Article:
May 26. Some happy stuff for the weekend. The Danish beermakers brewing up work for autistic people. This is related to a link I posted to the subreddit a while back about how job interviews do more harm than good by favoring charming people over skilled workers.
Manhole Porn is a subreddit for beautiful manhole covers around the world.
And some music, Ex Reverie - Black Butterfly. They're not the greatest band, but their style is really close to my musical taste, and this is the kind of thing I had in mind when I asked for music that combines folk and metal. Here's a better song with the same sound, Silver Summit - Child.
May 24. Quick note on daydreaming. I can't believe this is the first I've heard of this, but there's a thing called "active imagination", and that page sounds like New Age hot air except for the Carl Jung section:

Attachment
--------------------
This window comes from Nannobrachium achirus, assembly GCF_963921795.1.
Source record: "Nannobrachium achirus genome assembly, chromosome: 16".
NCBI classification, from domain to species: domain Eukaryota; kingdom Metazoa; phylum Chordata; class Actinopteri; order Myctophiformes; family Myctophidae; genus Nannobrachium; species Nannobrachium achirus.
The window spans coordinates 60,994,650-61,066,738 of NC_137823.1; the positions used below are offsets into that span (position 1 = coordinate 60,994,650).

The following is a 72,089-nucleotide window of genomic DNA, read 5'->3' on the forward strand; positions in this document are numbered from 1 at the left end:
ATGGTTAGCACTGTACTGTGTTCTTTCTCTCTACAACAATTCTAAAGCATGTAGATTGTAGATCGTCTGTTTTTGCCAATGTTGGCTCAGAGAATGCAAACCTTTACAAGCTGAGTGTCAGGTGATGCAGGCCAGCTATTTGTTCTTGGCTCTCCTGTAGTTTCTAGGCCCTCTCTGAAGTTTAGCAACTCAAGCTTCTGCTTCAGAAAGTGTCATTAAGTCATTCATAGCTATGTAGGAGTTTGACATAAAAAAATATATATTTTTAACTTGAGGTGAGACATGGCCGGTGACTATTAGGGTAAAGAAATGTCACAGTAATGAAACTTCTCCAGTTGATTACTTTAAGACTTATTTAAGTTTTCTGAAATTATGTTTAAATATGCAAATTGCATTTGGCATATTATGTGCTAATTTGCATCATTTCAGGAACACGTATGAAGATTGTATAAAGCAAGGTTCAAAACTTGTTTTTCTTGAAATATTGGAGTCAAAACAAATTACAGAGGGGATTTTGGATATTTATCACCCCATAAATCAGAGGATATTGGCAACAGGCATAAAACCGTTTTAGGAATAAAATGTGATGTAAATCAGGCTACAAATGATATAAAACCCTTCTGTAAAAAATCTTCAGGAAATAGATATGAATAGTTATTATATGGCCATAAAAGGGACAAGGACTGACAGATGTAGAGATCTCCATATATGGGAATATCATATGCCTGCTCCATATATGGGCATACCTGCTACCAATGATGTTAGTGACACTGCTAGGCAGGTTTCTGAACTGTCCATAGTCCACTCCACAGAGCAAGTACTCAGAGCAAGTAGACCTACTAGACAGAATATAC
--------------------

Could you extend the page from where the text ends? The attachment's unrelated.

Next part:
Key to the process of active imagination is the goal of exerting as little influence as possible on mental images as they unfold. For example, if a person were recording a spoken visualization of a scene or object from a dream, Jung's approach would ask the practitioner to observe the scene, watch for changes, and report them, rather than to consciously fill the scene with one's desired changes.
Yeah, I've only ever managed that when I'm high, and even then only for a few seconds at a time. But it's awesome, like halfway between regular imagination and lucid dreaming (something I'm also bad at). They should really call it passive imagination, but that doesn't sound as cool. Update: after more thought, normal dreams are passive, normal daydreaming is active, and lucid dreams and "active" imagination are participatory.